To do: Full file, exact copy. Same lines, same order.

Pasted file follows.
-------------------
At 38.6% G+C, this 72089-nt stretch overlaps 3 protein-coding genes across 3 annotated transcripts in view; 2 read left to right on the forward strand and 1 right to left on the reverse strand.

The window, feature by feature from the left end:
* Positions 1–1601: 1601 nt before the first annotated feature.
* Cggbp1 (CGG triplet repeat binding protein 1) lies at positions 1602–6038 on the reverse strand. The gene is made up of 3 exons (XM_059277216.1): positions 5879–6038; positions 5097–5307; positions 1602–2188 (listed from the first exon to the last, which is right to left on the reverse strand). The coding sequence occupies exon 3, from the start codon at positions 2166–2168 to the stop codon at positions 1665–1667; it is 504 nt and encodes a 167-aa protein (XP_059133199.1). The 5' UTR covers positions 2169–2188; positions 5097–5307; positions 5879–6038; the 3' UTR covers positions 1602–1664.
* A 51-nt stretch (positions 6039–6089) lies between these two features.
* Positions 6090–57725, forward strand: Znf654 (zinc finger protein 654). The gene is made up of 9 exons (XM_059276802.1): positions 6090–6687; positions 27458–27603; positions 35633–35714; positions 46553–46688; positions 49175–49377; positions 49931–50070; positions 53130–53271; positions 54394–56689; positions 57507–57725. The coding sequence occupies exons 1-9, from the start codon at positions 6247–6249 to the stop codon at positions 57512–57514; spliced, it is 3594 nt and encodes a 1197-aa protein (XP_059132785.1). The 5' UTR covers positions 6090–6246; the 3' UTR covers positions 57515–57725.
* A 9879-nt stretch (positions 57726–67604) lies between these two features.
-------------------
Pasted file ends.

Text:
At 38.6% G+C, this 72089-nt stretch overlaps 3 protein-coding genes across 3 annotated transcripts in view; 2 read left to right on the forward strand and 1 right to left on the reverse strand.

The window, feature by feature from the left end:
* Positions 1–1601: 1601 nt before the first annotated feature.
* Cggbp1 (CGG triplet repeat binding protein 1) lies at positions 1602–6038 on the reverse strand. The gene is made up of 3 exons (XM_059277216.1): positions 5879–6038; positions 5097–5307; positions 1602–2188 (listed from the first exon to the last, which is right to left on the reverse strand). The coding sequence occupies exon 3, from the start codon at positions 2166–2168 to the stop codon at positions 1665–1667; it is 504 nt and encodes a 167-aa protein (XP_059133199.1). The 5' UTR covers positions 2169–2188; positions 5097–5307; positions 5879–6038; the 3' UTR covers positions 1602–1664.
* A 51-nt stretch (positions 6039–6089) lies between these two features.
* Positions 6090–57725, forward strand: Znf654 (zinc finger protein 654). The gene is made up of 9 exons (XM_059276802.1): positions 6090–6687; positions 27458–27603; positions 35633–35714; positions 46553–46688; positions 49175–49377; positions 49931–50070; positions 53130–53271; positions 54394–56689; positions 57507–57725. The coding sequence occupies exons 1-9, from the start codon at positions 6247–6249 to the stop codon at positions 57512–57514; spliced, it is 3594 nt and encodes a 1197-aa protein (XP_059132785.1). The 5' UTR covers positions 6090–6246; the 3' UTR covers positions 57515–57725.
* A 9879-nt stretch (positions 57726–67604) lies between these two features.